How To Spend 24 Hours in Hong Kong

Home to over seven million people, Hong Kong is one of the most densely populated places in the world, a melting pot of influences from East and West. Here’s our guide on some of the essential things to see and do on a whistle-stop tour of the city.

The complex history of Hong Kong has shaped its modern status as a diverse and forward-thinking metropolis. Finance, technology and entertainment are prominent industries evident everywhere you go here, with a non-stop energy helping to keep you going if you only have a short amount of time available on your stopover.

Michael Driver / © Culture Trip

It can be hard to orientate yourself around the vast skyline of skyscrapers and apartment blocks, so one tip is to take a minute at the start of the day and find a cha chaan teng. These small, affordable tea houses are popular in Hong Kong and have an eclectic selection of dishes and small plates. They operate on a fast-service, fast-turnover policy and are a good way to get you moving.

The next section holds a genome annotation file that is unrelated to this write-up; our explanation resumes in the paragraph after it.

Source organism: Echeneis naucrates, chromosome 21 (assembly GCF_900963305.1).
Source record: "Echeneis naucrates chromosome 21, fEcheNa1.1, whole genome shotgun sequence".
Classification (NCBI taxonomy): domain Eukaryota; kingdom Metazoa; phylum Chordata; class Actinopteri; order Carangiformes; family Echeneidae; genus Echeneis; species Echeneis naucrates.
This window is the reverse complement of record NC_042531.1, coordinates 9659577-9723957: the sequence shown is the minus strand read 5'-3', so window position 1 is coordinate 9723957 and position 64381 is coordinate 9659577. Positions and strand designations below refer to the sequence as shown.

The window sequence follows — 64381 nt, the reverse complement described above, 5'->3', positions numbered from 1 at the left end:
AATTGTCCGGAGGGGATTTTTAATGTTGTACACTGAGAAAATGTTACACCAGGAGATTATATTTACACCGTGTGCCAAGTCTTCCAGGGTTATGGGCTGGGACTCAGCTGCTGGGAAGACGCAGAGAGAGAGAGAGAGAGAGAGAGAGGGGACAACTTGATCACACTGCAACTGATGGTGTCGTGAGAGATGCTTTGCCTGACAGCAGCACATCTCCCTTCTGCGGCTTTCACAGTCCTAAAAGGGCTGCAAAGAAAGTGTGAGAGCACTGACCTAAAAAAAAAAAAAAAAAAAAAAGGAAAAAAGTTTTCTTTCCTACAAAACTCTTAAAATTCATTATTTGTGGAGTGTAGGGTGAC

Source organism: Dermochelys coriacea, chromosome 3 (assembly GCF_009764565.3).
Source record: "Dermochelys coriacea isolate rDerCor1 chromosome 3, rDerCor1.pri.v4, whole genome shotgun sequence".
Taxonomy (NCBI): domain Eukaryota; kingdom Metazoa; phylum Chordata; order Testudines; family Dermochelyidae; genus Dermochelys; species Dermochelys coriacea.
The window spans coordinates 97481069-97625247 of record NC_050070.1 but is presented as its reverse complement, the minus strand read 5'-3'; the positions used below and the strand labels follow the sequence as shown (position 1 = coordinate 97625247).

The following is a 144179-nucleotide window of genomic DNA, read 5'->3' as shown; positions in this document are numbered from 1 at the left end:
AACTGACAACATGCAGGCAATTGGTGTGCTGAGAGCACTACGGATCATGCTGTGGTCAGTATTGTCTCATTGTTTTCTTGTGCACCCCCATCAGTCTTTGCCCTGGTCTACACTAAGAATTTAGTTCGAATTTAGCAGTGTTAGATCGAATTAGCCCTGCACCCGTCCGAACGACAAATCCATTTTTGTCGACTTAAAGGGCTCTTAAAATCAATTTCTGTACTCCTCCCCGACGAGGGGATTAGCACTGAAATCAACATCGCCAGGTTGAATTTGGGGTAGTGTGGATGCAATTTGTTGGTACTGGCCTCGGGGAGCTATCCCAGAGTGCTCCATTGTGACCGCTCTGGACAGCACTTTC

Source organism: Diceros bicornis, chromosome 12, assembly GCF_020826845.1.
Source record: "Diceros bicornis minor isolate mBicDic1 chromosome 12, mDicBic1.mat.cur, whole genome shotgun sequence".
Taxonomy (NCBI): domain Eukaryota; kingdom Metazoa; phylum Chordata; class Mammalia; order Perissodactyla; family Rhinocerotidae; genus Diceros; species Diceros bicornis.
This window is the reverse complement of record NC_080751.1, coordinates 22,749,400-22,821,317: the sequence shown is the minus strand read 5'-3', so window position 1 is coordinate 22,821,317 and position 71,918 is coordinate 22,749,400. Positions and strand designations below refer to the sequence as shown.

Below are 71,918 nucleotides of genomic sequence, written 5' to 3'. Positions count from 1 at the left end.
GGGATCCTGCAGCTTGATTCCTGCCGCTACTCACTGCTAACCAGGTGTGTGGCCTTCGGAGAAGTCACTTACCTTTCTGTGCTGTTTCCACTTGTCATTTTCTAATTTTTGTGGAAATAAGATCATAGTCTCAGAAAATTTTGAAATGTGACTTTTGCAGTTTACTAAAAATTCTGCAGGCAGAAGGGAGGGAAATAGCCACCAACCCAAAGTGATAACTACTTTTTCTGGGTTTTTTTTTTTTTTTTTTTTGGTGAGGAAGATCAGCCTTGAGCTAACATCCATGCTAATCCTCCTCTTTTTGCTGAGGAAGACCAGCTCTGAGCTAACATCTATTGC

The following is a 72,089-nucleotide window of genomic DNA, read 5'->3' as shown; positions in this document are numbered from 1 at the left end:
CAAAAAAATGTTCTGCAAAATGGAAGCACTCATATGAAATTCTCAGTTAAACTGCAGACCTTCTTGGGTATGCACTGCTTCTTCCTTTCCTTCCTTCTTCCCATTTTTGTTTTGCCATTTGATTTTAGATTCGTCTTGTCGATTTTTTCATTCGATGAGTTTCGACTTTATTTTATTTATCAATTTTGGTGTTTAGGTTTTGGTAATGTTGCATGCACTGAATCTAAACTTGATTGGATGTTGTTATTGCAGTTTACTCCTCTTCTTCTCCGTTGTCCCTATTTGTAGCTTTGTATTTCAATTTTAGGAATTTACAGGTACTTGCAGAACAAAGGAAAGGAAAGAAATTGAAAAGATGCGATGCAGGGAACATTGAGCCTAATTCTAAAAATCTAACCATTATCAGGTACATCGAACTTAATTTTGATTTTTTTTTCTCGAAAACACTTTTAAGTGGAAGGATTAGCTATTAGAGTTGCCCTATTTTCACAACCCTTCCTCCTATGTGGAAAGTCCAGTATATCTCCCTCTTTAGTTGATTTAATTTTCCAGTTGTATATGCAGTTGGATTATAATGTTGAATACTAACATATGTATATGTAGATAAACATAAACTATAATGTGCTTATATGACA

Next, head over to Tung Choi Street in Mong Kok where you will find some of the best markets Hong Kong is famous for. The southern end is known as Ladies Street, and at the opposite end you can find pet supplies – this part of the market has become known locally as Goldfish Street.

Michael Driver / © Culture Trip

After all that hustle and bustle in the markets, stroll over to the Kwun Yum Temple, one the finest shrines to visit in Hong Kong. It has a storied past and stands today as an architectural reminder of a period in the history of the territory that is slowly fading away. If you want to get a sense of Hong Kong away from the headlines, this is the place to explore.

As the day comes to an end, you should explore more of the bars and restaurants on offer in Downtown and Soho. One of the best things about Hong Kong is that it genuinely lives up to its billing as a 24-hour city, so you can do everything again at night! There are evening markets, restaurants that never close and a breathtaking skyline that lights up long after the sun goes down.